Is OK to crack my toe knuckles?

11 Jun Is OK to crack my toe knuckles?

Will Cracking Your Toe Knuckles Hurt You?

“Stop cracking your knuckles,” is something you might have heard growing up. Maybe you heard dire warnings about how this habit could lead to arthritis. You may have also heard some of the superstitions about knuckle cracking, for instance, that the number of pops you hear reflects the number of times you’ll fall in love.

Are any of these superstitions or beliefs true? Doubtful, but here’s what we know about this habit.

Some People Find Knuckle Cracking Enjoyable

There’s no question that some people enjoy the pulling, cracking, and popping of their finger and toe joints. Medical researchers estimate that 25 to 45 percent of us enjoy this activity. The majority of people who do it are male.

Some people consider cracking their toe knuckles an indispensable part of a foot massage. It’s a pleasant experience that seems to make sore feet feel better.


image of feet in sand - foot care and diabetes


What’s Happening When You Crack Your Knuckles?

The crackle and pop of your knuckles actually come from bursting nitrogen bubbles that float in the synovial fluid of your joints. The synovial fluid lubricates the joints of your fingers and toes.

When you crack your knuckles, you might feel temporarily looser and more flexible. That’s because it takes about 20 minutes for the bubbles to come back after you’ve burst them. During that time, you might experience a sensation of lightness.

According to doctors, however, that’s an illusion. You really haven’t relieved any pressure, and the sense of looseness is all in your head. As orthopedic surgeon Robert Klapper of Cedars-Sinai Hospital notes, “Feeling good after cracking your knuckles is a psychological experience.”

It Probably Won’t Cause Arthritis

Here’s the good news. Many studies have compared the rates of arthritis between those who cracked their knuckles and those who didn’t. No studies have found evidence that the habit causes arthritis.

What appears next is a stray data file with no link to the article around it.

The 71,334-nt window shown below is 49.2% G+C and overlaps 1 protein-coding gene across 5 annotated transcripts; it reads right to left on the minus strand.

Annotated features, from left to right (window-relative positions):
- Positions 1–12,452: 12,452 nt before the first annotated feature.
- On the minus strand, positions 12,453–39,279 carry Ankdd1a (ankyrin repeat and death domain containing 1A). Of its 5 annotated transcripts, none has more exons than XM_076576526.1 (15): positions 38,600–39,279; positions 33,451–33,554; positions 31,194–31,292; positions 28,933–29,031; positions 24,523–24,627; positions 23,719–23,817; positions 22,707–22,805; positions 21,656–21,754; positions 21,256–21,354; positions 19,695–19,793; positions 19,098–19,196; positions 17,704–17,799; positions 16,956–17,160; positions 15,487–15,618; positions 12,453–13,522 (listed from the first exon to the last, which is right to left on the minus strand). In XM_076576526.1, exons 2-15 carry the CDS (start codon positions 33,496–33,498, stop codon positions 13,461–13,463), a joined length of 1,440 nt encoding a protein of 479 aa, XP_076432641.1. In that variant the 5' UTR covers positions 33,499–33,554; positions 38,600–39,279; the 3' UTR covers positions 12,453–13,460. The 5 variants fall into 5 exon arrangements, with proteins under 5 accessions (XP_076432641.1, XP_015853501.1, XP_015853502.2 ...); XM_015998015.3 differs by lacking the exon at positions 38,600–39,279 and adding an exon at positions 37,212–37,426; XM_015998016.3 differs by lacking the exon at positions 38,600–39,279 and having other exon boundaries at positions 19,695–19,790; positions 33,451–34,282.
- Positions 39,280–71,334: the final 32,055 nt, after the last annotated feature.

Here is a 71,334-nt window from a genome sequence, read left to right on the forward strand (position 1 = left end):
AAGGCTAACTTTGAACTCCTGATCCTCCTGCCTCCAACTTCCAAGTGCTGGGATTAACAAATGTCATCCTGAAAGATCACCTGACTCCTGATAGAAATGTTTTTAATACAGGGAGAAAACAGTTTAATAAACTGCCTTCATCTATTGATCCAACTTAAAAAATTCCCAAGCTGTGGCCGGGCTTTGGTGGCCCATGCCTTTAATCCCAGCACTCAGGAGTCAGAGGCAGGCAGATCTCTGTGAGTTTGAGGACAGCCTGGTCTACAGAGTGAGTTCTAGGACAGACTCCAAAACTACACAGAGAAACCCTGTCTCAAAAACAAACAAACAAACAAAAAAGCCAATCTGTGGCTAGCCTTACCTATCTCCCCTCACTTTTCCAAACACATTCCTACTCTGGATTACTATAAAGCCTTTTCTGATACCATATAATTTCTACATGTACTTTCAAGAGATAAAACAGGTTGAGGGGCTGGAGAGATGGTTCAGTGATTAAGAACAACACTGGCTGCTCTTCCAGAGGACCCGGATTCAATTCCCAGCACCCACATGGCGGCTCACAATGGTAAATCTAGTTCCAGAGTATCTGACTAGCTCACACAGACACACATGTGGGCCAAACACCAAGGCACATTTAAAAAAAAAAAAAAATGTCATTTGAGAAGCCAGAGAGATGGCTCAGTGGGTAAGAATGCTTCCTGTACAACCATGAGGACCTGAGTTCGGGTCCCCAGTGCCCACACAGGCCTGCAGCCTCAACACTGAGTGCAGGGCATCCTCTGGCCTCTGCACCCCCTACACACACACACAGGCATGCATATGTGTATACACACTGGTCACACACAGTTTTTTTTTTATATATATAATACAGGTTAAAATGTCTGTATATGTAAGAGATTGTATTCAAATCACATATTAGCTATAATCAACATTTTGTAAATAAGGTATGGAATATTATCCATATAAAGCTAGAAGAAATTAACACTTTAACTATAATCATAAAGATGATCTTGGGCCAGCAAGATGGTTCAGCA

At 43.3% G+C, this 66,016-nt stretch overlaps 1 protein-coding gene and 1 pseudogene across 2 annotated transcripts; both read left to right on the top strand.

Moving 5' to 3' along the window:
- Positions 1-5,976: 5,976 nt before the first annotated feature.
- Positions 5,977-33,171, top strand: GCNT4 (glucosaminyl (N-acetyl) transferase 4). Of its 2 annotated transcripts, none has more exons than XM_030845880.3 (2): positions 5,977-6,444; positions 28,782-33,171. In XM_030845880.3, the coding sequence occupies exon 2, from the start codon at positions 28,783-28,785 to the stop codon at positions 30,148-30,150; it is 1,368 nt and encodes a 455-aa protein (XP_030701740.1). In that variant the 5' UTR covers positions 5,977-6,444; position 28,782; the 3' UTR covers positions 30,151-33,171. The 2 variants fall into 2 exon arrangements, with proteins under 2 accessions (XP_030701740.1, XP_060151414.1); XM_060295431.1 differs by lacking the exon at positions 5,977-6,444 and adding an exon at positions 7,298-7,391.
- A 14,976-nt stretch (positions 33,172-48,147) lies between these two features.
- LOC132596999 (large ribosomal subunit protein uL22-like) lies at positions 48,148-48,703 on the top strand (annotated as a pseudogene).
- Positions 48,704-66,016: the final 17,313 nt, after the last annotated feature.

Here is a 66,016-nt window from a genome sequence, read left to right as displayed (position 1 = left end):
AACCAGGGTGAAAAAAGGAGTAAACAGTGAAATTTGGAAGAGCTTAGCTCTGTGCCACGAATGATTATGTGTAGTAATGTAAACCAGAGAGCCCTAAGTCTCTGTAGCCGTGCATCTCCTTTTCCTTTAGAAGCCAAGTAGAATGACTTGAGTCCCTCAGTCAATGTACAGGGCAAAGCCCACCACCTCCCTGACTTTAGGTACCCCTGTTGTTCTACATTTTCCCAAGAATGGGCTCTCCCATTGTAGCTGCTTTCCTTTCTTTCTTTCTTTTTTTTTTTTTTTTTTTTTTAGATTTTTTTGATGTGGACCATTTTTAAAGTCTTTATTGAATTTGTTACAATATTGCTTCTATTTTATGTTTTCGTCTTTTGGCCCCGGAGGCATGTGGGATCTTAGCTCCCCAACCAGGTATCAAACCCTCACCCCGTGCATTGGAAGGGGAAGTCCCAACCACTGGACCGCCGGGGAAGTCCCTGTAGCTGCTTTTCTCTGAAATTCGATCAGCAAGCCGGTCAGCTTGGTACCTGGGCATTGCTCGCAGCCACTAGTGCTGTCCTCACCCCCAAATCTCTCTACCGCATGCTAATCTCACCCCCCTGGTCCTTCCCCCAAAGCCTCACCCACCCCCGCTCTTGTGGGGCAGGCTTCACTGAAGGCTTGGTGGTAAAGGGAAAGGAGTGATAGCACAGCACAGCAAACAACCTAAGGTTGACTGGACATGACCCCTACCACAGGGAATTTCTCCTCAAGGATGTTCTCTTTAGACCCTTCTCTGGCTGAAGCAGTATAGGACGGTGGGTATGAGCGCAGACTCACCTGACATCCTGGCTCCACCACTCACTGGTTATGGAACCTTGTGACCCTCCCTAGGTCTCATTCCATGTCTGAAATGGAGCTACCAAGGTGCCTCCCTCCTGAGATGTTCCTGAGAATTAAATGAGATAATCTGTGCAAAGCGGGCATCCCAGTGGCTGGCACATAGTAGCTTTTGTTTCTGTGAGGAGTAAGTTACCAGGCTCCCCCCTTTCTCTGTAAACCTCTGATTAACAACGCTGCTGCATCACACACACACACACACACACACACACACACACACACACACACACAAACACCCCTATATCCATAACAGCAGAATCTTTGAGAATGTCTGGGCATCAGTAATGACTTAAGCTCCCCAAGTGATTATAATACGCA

The most dramatic example is Donald Unger, a medical researcher who cracked the knuckles of his own hand for more than 50 years. During that time, he refrained from cracking the knuckles on the other. He did not develop arthritis in either hand.

It Might Lead to Other Problems

Now, here’s the bad news. It appears knuckle cracking can cause other joint problems. They include a weak grip and loose ligaments.

Weak grip: Years of cracking your knuckles can lead to soft tissue damage that builds up over the years. This can result in fingers or toes that suffer from chronic inflammation and a weak grip. Some people can’t grasp things with their toes or fingers after decades of knuckle cracking. A weak grip is dangerous for both fingers and toes.

Overstretched ligaments: Routinely pulling on your digits can cause your ligaments to stretch beyond their capacity. After years of stretching, the ligaments can become weak and loose. This becomes a condition known as ligamentous laxity or ligament laxity. It causes chronic pain and swelling.



Image of woman with toe sprain pain

Loose ligaments can lead to foot problems like:

  • Flattened arches.
  • Ankle sprains.
  • Severe ligament injury.

If in Doubt, Don’t Crack

Even though cracking your knuckles probably won’t cause arthritis, it might lead to other chronic, painful conditions. If you want to stay on the safe side, stop cracking them. Your podiatrist can give you tips on breaking the habit.

Learn More About Your Feet at Shuman Podiatry

At Shuman Podiatry & Sports Medicine, we deal with joint and knuckle programs every day. If you’re concerned about your toe knuckles or anything else that’s foot-related, make an appointment today.

No Comments

Sorry, the comment form is closed at this time.